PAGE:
- The Washington Times - Wednesday, June 16, 2004

Reich resigns

The White House yesterday announced the resignation of Otto Reich, a presidential adviser on Latin America who has angered liberals since the 1980s with his strong anticommunist views and opposition to Cuban dictator Fidel Castro.

National Security Adviser Condoleezza Rice said she “recently accepted” Mr. Reich’s resignation, calling him a “valuable and trusted” member of the Bush administration.

“I have been able to count on his good judgment and advice in advancing, through the president’s initiatives, freedom and prosperity in the Western Hemisphere,” Miss Rice said.

She also praised Mr. Reich’s work on the Commission for the Assistance to a Free Cuba. Miss Rice did not give a reason for his resignation as special envoy for Western Hemisphere initiatives, but one White House source said he returned to the private sector and his departure was voluntary.

President Bush two years ago named him as the temporary assistant secretary of state for Latin American affairs, after Senate Democrats blocked his appointment to the permanent post. Mr. Bush appointed him as an adviser to Miss Rice in January 2003.

Mr. Reich served as ambassador to Venezuela from 1986 to 1989, but his tenure as head of the State Department’s Office of Public Diplomacy for Latin America in the early 1980s gained him enemies among some congressional Democrats who supported Nicaragua’s Marxist Sandinista government.

Beneficial embargo

Turkey’s economic embargo on Armenia has had an unexpected positive effect on the economy, said Armenian Foreign Minister Vardan Oskanian.

Turkey’s embargo is meant to force Armenia to relinquish land it captured from Turkey’s ally, Azerbaijan, in the 1990s during a civil war in the ethnic Armenian enclave of Nagorno-Karabakh, which declared independence from Azerbaijan in 1988. One million Azerbaijanis were displaced, and the conflict has yet to be resolved. An unofficial cease-fire has held since 1994.

Although State Department reports say the embargo has devastated the economy of landlocked Armenia, Mr. Oskanian said his country has diversified.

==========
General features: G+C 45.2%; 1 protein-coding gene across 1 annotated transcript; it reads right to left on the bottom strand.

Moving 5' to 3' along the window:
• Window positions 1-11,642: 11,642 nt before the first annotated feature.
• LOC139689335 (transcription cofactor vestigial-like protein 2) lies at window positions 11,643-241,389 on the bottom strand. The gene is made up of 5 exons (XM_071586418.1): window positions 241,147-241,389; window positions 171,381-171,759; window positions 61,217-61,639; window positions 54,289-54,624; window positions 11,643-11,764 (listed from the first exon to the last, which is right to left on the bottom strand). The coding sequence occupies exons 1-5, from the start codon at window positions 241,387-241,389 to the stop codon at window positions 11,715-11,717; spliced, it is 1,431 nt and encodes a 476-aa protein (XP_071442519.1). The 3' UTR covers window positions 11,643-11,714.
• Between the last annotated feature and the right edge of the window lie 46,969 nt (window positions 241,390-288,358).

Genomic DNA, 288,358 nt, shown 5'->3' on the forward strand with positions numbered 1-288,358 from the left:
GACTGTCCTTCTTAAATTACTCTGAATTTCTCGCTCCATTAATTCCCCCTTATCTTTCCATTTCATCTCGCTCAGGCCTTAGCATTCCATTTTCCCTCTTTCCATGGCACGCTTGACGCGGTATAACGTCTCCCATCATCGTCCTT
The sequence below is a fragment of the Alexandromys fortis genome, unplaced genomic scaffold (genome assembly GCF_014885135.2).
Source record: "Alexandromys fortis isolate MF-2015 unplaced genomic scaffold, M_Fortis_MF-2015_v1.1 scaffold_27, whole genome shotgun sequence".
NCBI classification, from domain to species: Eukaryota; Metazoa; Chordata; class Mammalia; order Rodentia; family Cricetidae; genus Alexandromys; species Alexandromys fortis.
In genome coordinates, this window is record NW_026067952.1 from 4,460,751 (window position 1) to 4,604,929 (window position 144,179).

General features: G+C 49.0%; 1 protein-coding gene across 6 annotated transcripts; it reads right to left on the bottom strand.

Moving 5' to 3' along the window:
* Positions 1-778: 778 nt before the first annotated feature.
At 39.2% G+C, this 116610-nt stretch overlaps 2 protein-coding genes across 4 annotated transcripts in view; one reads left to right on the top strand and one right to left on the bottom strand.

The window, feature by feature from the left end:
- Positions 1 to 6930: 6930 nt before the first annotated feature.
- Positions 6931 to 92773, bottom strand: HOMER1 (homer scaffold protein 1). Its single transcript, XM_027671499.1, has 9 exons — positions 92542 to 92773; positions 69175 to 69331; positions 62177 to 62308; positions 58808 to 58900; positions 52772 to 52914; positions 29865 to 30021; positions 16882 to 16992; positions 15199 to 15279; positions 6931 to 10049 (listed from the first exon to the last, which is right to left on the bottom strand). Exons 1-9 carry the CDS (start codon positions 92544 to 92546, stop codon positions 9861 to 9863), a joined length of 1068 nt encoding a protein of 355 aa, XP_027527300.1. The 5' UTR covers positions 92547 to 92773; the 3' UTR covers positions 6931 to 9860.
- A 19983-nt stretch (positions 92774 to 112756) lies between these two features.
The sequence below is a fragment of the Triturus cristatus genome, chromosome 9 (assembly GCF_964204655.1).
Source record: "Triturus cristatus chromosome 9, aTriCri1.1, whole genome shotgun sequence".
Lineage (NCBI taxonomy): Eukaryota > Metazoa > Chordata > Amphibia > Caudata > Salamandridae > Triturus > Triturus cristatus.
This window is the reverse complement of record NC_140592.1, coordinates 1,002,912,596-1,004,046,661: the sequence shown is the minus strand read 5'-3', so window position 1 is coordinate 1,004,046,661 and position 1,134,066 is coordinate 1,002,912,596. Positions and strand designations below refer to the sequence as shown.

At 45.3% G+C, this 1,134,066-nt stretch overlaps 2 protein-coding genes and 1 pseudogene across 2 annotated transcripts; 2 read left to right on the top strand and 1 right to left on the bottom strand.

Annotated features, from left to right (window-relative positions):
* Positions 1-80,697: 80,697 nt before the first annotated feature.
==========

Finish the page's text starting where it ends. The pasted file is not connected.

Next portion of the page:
“We are developing and developing well. We are more efficient, more effective,” he told our correspondentTom Carter in an interview at the Armenian Embassy this week.

“We have strengthened our [information technology] industry. We have diversified into diamonds and jewelry: things that can go out on satellite or in small pouches on airplanes.”

Mr. Oskanian met with Secretary of State Colin L. Powell, National Security Adviser Condoleezza Rice and a variety of senators during his brief “working” visit.

He said that Armenia was gratified that it had met the qualifications necessary to be a part of the Millennium Challenge Account, which will give Armenia access to U.S. financial aid in the next three to five years.

“There are billions of dollars available, which will be extremely valuable to our economy,” said Mr. Oskanian, predicting that his country will continue to liberalize the economy, invest in “human capital” and improve human rights and the rule of law.

Mr. Oskanian said Armenia supported the U.S.-led effort to liberate Iraq, although it did not provide troops. Armenia granted permission for coalition planes to fly over its territory and is prepared to send a specialist team to help remove land mines.

Mr. Oskanian also said Armenia’s relationship with the European Union improved this week when the union welcomed Armenia, Azerbaijan and Georgia under its “neighborhood policy,” which is aimed at encouraging ties with the European bloc. However, he added that the designation does not guarantee membership.

“This was a first signal saying, ‘Why not?’ It has not been ruled out, but there is no firm commitment,” Mr. Oskanian said.

Call Embassy Row at 202/636-3297, fax 202/832-7278 or e-mail jmorrison@washingtontimes.com.

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